Spiralling costs and delays at Meridian Water

Enfield Council’s regeneration of Meridian Water appears to be in the midst of a vicious circle of spiralling costs and delays.

The cost of building essential infrastructure (e.g. roads and bridges) at Meridian Water has escalated due to delays in the design process, extended contract negotiations, and inflation. As a result Enfield Council now needs additional funding from the Department for Levelling Up, Housing and Communities (DLUHC) to complete this work.

However, the Council doesn’t know if or when it will get the funding it needs. According to a recent report, the DLUHC will not decide the outcome of the Council’s funding request until at least June 2023.  This means there is uncertainty about the future of Meridian Water, and more delays will generate further additional costs.

To put the delays in perspective, the Council received planning approval for the infrastructure works nearly 3-years ago but work on-site has not yet begun. Unless the work starts soon, the planning approval will lapse, which would create further delays and spiralling costs.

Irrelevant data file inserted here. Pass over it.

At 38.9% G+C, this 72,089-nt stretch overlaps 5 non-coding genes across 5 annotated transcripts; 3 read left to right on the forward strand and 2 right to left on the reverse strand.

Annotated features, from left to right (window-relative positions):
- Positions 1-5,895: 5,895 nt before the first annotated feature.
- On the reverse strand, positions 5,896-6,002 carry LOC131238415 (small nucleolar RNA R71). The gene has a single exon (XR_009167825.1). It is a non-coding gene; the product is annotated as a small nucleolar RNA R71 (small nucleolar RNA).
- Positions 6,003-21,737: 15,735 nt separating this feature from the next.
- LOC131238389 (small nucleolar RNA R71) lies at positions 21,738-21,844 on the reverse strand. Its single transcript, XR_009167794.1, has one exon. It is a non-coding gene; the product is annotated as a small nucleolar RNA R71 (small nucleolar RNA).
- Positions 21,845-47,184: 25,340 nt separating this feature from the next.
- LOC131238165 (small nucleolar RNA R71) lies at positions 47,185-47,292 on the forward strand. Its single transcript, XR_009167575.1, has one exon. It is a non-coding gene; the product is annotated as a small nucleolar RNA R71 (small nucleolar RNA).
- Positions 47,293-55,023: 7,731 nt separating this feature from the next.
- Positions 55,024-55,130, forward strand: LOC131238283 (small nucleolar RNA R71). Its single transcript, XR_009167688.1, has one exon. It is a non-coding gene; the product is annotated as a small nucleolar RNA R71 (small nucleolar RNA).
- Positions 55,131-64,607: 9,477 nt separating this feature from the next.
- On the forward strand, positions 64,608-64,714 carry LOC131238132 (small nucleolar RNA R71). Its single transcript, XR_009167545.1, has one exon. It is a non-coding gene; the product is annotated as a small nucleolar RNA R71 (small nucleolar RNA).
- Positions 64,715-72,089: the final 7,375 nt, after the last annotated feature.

The infrastructure works were scheduled to be completed by March 2024, but the Council is now looking to extend this by 2-years. This in turn will slow down the delivery of the new homes and impact budget planning (e.g. interest will accrue, and it will take the Council far longer than anticipated to recoup the money it borrowed and invested in the scheme). 

A main concern is what will happen if the DLUHC refuses all or part of the Council’s funding request.  Not receiving the additional funding is likely to put the Council’s regeneration of Meridian Water into serious jeopardy; possible outcomes could be pausing the project, selling off some of the land, asking the GLA for help, or the Council stepping back from their role as master developer. All of these will have significant cost implications and would delay the completion of homes that are desperately needed in Enfield.

What this demonstrates is that the public sector does not have the ability to flex and respond dynamically to procurement problems when trying to deliver large scale buildings projects like Meridian Water, which are not faced to the same extent by private enterprises, who have greater flexibility and can move at pace.   

The future of Meridian Water is currently uncertain and, for the time being at least, is now outside the Council’s control.

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